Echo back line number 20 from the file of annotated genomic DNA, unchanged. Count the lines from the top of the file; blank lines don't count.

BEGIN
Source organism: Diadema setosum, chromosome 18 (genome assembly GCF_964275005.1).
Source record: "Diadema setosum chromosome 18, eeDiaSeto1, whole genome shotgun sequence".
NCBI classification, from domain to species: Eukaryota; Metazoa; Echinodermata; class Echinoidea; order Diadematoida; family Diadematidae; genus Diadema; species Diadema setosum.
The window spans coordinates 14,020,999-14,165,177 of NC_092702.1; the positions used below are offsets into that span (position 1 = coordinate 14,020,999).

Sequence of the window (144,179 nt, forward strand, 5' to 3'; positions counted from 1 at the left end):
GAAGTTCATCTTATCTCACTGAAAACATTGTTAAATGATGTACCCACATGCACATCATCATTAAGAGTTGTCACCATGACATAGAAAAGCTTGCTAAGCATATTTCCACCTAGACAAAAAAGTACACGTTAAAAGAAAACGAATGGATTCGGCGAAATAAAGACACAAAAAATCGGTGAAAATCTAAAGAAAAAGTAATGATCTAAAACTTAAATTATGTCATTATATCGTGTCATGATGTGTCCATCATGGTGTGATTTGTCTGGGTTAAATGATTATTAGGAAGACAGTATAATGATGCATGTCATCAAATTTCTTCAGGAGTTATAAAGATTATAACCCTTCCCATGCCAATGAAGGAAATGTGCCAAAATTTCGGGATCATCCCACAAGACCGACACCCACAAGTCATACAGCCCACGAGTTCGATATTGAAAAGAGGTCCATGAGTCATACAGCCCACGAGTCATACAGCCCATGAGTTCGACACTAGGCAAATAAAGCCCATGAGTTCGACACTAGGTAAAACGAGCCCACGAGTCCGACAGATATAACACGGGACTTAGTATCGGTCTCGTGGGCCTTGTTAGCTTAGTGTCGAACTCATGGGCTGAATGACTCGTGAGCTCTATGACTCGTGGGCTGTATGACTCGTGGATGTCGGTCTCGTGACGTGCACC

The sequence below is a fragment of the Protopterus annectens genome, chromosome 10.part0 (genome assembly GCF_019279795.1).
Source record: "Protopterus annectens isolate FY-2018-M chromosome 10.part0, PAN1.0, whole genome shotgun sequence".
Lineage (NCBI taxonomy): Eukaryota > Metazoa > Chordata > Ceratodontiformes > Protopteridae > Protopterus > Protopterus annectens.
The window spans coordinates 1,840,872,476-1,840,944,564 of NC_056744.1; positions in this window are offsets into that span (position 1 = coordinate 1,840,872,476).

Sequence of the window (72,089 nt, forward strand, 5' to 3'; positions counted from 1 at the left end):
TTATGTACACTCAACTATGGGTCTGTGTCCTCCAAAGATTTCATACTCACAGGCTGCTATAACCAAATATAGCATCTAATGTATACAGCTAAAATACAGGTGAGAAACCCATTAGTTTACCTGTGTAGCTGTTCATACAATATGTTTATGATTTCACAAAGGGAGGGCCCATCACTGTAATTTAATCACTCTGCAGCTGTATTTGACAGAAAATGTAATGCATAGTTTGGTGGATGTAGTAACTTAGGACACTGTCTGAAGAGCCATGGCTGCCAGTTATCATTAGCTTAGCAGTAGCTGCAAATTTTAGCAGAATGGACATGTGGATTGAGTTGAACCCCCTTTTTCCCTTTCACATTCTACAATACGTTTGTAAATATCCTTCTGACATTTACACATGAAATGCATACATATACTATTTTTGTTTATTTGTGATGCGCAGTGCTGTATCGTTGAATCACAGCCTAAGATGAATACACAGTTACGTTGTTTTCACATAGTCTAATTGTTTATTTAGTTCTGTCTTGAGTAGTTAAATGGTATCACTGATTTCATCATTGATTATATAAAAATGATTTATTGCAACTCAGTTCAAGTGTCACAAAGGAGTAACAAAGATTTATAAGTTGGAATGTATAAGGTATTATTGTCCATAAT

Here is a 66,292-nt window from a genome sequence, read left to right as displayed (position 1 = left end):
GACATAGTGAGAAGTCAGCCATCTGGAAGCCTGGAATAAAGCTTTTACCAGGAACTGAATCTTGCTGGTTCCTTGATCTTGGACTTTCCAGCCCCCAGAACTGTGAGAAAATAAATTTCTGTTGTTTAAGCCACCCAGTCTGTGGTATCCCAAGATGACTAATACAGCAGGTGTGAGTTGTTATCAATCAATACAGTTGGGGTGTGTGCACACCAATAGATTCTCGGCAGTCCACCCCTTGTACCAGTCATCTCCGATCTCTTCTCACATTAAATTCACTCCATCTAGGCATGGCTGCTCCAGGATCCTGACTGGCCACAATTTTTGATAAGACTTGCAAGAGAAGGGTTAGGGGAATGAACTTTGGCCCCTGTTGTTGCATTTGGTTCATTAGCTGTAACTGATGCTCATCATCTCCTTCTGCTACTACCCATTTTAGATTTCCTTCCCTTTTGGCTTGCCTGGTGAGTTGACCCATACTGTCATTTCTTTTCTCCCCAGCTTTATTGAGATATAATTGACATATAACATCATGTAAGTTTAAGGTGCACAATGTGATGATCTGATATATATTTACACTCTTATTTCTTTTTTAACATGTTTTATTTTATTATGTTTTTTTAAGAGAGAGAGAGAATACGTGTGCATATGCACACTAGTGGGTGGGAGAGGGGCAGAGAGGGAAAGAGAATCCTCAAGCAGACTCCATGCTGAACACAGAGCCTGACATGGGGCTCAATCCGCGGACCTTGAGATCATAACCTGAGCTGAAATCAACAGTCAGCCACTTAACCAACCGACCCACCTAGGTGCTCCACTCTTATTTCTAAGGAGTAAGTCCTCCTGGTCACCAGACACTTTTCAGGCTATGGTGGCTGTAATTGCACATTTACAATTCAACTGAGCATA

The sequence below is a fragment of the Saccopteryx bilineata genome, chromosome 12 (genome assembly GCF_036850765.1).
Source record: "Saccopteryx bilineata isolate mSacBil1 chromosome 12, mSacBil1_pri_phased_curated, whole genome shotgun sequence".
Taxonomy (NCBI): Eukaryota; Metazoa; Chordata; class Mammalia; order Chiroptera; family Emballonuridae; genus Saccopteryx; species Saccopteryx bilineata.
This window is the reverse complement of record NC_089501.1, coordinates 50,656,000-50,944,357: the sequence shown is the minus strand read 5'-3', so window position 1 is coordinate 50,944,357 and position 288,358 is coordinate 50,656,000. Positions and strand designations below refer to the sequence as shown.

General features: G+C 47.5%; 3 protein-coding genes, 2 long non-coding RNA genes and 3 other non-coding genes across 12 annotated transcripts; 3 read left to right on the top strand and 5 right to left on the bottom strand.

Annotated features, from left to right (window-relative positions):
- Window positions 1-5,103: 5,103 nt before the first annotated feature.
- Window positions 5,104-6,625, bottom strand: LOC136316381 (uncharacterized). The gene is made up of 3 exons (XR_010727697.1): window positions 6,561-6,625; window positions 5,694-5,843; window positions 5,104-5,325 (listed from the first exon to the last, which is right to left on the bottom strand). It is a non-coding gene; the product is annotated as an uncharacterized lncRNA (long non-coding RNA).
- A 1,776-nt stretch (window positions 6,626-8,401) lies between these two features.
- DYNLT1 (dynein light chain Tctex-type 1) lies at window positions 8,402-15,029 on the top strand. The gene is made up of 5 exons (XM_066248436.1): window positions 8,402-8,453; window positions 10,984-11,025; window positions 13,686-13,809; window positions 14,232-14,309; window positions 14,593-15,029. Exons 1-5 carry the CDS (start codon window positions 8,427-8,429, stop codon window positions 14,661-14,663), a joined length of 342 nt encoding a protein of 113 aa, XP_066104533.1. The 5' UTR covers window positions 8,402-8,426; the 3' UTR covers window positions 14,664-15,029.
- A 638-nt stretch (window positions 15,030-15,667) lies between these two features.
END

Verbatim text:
Annotated features, from left to right (window-relative positions):